Physicians as far back as the Sumerians (3000 BC) attempted to reliably sleep–and wake afterwards–patients undergoing surgery. Along the road, an array of agents and modalities useful in attenuating pain–e.g., opium, alcohol, and acupuncture were identified and added to the therapeutic war chest.* However, the desired effect–general anesthesia, i.e., the complete loss of consciousness and muscle relaxation, proved elusive to Western practitioners.
*Hanaoka Seishu (1760-1835), a Japanese surgeon of the Edo period with knowledge of Chinese herbal medicine and Western surgical techniques was the first modern physician to perform surgery under general anesthesia. He used an anesthetic potion, tsusensan, containing scopolamine, hyoscyamine, atropine, aconitine and angelicotoxin, that produces a state of general anesthesia and skeletal muscle paralysis, which allowed him to perform limb amputations and mastectomies…150 of the latter before he died in 1835.
Demonstration of anesthesiology at Massachusetts General Hospital, 1846
Anesthesiology’s watershed events hinged on inhalation anesthetics. Diethyl ether was discovered in 1275, its analgesic properties recognized in 1525. Humphry Davy (1778-1829), no slouch around the chemistry set, produced and purified nitrous oxide (laughing gas) in the late 1700s, realized its anesthetic properties and, as history records it, became addicted to it. Like a good scientist, he published his results. By the 1830s, Davy’s work was being read in the USA, which led to the so-called “ether frolics”, in which itinerant lecturers let their audiences test drive the mind-numbing effects of diethyl ether and nitrous oxide. Dentists were the first to use diethyl ether for extracting teeth. Although the primacy of the practitioner and event have been vigorously debated, William TG Morton, a dentist, is generally credited with the first public demonstration of general (inhalation) anesthesia, which took place at Mass General* on 16 October 1846, using diethyl ether.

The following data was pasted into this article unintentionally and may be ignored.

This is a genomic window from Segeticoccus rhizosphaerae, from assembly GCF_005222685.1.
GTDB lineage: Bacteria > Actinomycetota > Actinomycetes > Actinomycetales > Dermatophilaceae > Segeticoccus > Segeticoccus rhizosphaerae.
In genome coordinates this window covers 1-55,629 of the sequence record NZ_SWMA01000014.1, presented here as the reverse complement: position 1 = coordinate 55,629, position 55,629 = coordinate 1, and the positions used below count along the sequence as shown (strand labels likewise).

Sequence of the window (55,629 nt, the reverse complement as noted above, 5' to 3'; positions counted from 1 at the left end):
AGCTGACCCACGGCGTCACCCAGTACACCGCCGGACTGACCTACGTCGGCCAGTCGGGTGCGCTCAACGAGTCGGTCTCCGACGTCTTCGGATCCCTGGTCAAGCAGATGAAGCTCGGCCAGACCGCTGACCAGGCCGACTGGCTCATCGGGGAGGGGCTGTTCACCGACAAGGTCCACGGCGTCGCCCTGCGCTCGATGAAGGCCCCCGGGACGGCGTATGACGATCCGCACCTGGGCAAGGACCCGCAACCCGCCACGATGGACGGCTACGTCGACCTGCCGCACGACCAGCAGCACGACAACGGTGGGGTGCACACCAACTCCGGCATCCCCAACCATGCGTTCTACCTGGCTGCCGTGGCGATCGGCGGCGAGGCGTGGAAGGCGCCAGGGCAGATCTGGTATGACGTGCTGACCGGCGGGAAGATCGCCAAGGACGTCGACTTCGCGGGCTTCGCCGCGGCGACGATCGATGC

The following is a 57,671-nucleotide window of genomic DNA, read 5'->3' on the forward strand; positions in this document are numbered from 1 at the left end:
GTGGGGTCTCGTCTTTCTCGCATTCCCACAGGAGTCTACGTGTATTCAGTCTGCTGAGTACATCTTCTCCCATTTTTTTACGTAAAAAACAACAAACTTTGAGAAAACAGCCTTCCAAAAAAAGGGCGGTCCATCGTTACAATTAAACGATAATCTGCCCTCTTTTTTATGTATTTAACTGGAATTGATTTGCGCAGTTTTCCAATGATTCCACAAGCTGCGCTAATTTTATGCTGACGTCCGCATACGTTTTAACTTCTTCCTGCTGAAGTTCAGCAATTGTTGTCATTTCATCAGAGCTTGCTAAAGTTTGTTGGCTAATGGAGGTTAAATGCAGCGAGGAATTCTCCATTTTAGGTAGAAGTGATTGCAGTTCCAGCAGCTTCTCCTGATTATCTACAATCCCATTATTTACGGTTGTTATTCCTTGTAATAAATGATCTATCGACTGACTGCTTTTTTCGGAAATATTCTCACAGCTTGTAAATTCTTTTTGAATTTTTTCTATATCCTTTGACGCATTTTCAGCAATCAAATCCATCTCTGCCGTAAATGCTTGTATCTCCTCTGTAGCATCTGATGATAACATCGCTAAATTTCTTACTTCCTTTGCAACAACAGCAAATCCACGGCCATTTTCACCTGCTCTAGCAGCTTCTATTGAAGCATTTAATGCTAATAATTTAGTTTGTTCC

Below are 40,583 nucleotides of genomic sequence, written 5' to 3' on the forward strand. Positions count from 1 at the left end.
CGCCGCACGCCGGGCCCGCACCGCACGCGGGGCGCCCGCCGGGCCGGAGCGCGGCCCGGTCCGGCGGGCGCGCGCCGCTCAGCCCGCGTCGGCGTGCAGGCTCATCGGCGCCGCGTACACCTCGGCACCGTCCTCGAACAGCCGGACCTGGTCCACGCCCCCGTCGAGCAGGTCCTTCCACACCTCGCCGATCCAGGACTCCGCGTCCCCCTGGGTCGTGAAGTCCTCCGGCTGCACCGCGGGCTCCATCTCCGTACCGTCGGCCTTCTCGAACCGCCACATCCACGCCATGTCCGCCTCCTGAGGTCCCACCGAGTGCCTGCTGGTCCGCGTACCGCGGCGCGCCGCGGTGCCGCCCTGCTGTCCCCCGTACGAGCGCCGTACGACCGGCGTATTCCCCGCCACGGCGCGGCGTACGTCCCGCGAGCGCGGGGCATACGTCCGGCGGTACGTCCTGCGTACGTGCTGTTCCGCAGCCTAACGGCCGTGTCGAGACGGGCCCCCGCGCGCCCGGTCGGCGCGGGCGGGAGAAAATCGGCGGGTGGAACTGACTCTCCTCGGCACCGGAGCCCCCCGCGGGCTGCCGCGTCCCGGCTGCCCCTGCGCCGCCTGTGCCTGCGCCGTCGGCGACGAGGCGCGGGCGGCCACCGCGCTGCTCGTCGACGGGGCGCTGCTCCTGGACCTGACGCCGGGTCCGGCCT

*Massachusetts General Hospital, Boston. History shows that Crawford W Long, a physician and pharmacist, administered diethyl ether by inhalation as a general anesthetic to remove a tumor of the neck from one James Venable on 30 March 1842, but because he didn’t publish his work until 1849, lost out on the credit he deserved…you snooze, you lose…
In addition to nitrous oxide and diethyl ether, chloroform was used as an inhalation agent until its cardio- and hepatotoxicity appreciated, at which point it was shelved. By the late 19th century, the nascent field of anesthesiology was evolving along multiple fronts:
• Airway management The mandatory tracheotomy of early inhalation anesthesia gave way to orotracheal intubation (Scottish surgeon W Macewen, 1880). Shortly thereafter, Kirstein developed a laryngoscope for direct visualization of the vocal cords (1895). Mask inhalation anesthesia for oral and maxillofacial surgery, the previous standard, carried the risk of airway obstruction and pulmonary aspiration, was replaced using an improved laryngoscope which allowed direct intratracheal insufflation of volatile anesthetics (C Jackson, 1913, HH Janeway, 1913).
• Sedation The 20th century saw the development of hypnotics–e.g., barbital (Fischer, von Mering, 1902), thiopental (Volwiler, 1934), haloperidol (Janssen, 1958), fentanyl, a piperidinone-derived opioid (Janssen, 1960), and etomidate, an IV induction agent (Janssen, 1964). These agents have been used as stand-alones or for inducing general anesthesia.
• Improved inhalation agents Halothane was first synthesized in 1955 and because a mainstay general anesthetic, replacing the highly explosive diethyl ether. Side effects included arrhythmias, respiratory depression and, in rare cases (circa 1:10,000), hepatotoxicity of biblical magnitude. It has been replaced by newer agents–e.g., sevoflurane.
In the USA, physicians specialized in anesthesiology are called anesthesiologists and have trained for four years after medical school. In the UK, they are called anaesthetists and have trained for 9 years after medical school. Terms in the Modern Medical Dictionary database which are germane to anesthesiology and already tagged for searching include analgesic ladder, conscious sedation, difficult airway, 8-hour rule, extracorporeal membrane oxygenation, forced duction test, medical air, Meyer Overton rule, narcotrend index, one-lung anaesthesia, planes of anesthesia, potency, pre-emptive analgesia, stress induced analgesia, tumescent anesthesia, and vocal anesthesia. We anticipate releasing a beta encompassing these and other terms related to current anesthesia practice within the next 18 months.